This book combines sociological insights in organizations with cultural history.
Table of Contents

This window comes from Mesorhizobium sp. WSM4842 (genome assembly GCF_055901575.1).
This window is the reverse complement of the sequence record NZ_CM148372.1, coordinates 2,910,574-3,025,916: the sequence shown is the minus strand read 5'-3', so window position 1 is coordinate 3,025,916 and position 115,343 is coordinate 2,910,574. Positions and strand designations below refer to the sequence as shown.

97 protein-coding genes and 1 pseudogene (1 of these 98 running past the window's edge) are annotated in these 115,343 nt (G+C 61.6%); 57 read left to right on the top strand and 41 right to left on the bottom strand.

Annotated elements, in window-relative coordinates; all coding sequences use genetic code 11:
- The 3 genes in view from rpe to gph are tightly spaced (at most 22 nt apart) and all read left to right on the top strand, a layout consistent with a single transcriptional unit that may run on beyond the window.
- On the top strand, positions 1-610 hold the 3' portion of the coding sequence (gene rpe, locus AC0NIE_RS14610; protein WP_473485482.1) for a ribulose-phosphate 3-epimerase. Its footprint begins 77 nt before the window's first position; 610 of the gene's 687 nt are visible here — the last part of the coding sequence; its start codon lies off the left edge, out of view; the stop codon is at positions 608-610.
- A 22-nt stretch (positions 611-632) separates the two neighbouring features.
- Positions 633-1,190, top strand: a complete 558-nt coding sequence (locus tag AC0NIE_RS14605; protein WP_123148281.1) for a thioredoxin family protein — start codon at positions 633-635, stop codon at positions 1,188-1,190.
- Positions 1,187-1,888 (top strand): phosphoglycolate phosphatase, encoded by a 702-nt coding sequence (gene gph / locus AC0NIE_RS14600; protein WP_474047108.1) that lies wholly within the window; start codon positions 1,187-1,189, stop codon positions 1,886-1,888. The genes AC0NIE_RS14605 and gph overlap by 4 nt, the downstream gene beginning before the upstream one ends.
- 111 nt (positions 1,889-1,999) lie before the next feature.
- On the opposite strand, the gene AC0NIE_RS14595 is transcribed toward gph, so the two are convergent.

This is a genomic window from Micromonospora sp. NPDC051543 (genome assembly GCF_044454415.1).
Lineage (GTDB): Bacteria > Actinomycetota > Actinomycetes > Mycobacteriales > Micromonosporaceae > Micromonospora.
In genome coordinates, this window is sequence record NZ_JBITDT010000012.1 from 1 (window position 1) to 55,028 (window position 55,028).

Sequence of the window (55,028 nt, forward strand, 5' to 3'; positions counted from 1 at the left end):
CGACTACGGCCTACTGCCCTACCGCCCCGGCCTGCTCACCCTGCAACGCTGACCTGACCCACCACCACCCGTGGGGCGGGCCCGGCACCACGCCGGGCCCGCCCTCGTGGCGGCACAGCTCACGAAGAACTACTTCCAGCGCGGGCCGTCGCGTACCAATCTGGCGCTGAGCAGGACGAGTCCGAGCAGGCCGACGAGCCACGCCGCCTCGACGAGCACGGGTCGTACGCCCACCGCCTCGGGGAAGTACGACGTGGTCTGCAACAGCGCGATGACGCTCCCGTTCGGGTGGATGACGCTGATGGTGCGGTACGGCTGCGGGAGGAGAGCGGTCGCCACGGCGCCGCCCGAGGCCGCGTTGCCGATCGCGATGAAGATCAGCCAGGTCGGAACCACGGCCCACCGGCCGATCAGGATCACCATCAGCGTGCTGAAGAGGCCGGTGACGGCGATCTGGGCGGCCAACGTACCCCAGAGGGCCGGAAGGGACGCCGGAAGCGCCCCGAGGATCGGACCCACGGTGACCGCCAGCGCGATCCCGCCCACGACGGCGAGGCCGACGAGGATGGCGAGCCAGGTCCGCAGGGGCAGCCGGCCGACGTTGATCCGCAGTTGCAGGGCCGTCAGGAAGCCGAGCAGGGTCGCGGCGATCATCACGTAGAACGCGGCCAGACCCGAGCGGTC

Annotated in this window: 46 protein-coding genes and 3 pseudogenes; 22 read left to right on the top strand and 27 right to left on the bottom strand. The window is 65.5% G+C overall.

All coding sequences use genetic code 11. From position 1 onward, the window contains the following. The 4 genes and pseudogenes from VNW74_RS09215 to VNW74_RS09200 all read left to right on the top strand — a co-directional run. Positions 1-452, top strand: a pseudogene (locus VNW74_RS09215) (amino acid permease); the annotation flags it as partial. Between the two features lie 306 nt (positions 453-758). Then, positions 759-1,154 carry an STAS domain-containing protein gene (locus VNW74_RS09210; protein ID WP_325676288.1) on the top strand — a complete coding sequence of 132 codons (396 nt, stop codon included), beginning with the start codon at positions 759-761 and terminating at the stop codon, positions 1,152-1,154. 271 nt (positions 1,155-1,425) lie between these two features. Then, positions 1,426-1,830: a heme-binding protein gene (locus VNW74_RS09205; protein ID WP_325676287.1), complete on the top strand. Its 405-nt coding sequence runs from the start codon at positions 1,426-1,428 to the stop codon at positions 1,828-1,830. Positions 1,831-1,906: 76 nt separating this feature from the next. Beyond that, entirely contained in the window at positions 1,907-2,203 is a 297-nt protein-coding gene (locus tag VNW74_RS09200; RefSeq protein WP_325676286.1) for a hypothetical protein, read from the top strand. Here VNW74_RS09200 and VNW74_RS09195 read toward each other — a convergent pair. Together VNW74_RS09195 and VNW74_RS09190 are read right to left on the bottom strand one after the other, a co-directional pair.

Part I. A Social Theory of State, Civility and Publics: Introduction: aesthetic Japan and the Tokugawa Network Revolution; 1. Civility without civil society: a comparative overview; 2. Culture and identity as emergent properties in networks: a theoretical overview; Part II. The Transformation of Associational and the Rise of Aesthetic Publics: 3. The medieval origin of aesthetic publics: linked poetry and the ritual logic of freedom; 4. The Late Medieval transformation of Za arts in struggles between vertical and horizontal alliances; 5. Tokugawa state formation and the transformation of aesthetic publics; 6. The rise of aesthetic civility; 7. The Haikai, network poetry: the politics of border crossing and subversion; 8. Poetry and protest: the rise of social power; 9. Tacit modes of communication and their contribution to Japanese national identities; Part III. Market, State, and Categorical Politics: 10. Categorical protest from the floating world: fashion, state and gender; 11. The information revolution: Japanese commercial publishing and styles of proto-modernity; 12. Hierarchical civility and beauty: etiquette and manners in Tokugawa manuals; Part IV. Concluding Reflections: 13. The rise of aesthetic Japan; Epilogue: toward a pluralistic view of communication styles; Endnotes; List of illustrations.
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